Teaching a puppy to “go potty” outside is a normal part of raising a dog. However, what happens when your full-grown, older dog goes back into puppy-mode and decides it’s okay to go in the house again? Best Bully Sticks is going to address some ways you can deal with the behavioral issues that could be causing this puppy relapse.
Potential Medical Issues
Before you address behavioral issues, you’ll want to rule out any potential medical causes. Some of these could include: gastrointestinal upset, change in diet, incontinence, medications, old age or cognitive dysfunction. If your vet rules out these, mostly likely the cause is a behavioral issue you can deal with first hand.
Steps To Take
1. Have A Regular Schedule: Keeping your dog on a regular schedule will help create a time table when certain things happen throughout the day. Food should be given at particular times and be picked up between meals. Taking your dog outside to eliminate should happen at strict times as well such as right when you wake up, when you get home from work and before you go to bed.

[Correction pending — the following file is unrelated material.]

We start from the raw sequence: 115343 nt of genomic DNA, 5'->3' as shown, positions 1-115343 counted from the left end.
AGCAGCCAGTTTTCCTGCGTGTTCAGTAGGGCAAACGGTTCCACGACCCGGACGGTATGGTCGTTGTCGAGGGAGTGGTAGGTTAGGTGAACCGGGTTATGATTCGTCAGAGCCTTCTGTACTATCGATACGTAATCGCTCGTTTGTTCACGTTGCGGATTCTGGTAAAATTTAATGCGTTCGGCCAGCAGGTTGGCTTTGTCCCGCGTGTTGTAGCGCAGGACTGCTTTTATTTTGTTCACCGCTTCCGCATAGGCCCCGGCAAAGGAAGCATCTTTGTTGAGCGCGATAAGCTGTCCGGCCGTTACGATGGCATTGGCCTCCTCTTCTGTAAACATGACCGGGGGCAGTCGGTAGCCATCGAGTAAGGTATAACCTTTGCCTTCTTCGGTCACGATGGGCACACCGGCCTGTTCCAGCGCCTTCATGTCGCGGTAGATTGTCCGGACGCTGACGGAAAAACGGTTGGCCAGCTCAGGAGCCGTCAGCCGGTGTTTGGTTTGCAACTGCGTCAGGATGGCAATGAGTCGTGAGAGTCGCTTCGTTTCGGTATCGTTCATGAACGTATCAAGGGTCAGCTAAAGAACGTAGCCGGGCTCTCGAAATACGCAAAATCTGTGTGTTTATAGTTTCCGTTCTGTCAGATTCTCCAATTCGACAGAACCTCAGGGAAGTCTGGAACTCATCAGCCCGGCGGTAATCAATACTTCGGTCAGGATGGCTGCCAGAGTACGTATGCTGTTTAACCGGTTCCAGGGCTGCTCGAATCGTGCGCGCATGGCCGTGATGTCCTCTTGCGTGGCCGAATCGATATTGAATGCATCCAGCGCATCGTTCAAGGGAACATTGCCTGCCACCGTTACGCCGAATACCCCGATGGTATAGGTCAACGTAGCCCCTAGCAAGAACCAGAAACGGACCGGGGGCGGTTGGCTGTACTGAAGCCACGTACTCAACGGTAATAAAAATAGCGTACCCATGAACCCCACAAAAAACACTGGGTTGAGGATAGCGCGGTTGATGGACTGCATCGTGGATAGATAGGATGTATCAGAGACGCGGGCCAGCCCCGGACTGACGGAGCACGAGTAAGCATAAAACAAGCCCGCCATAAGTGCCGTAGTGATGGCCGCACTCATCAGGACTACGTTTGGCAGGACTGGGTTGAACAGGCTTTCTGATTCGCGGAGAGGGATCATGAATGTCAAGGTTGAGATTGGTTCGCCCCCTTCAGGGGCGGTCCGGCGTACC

2. Keep Tabs on Your Dog: Knowing where your dog is 24/7 is important because you’ll want to be looking for warning signs of your dogs potential to eliminate. If you see your dog whining, circling or pacing, take your dog out immediately.
3. A Pat On The Back: Every time your dog eliminates outside successfully give him a treat and speak kind words to your dog.
4. When You’re Away: When you can’t be around to watch your dog, confine them in an area, like a crate or gated off area, that gives them just enough room to stand up comfortably, lie down and turn around. Dogs eliminate away from the place where they create their den, or home. If your dog is confined comfortably like this, he most likely won’t have any accidents.
5. When Accidents Happen: You have to expect accidents to happen in the house as this training process progresses. If you ever see your dog in the act, make a loud noise, like clapping your hands, to startle your dog, but not scare them. This should cause them to stop long enough to get them outside.
6. Clean Up: You’ll want to very thoroughly clean your home and everything in it to prevent this behavior. Also, steer clear of ammonia-based cleaners. Urine contains ammonia and will just further the behavior. An enzyme cleaner works best. read more…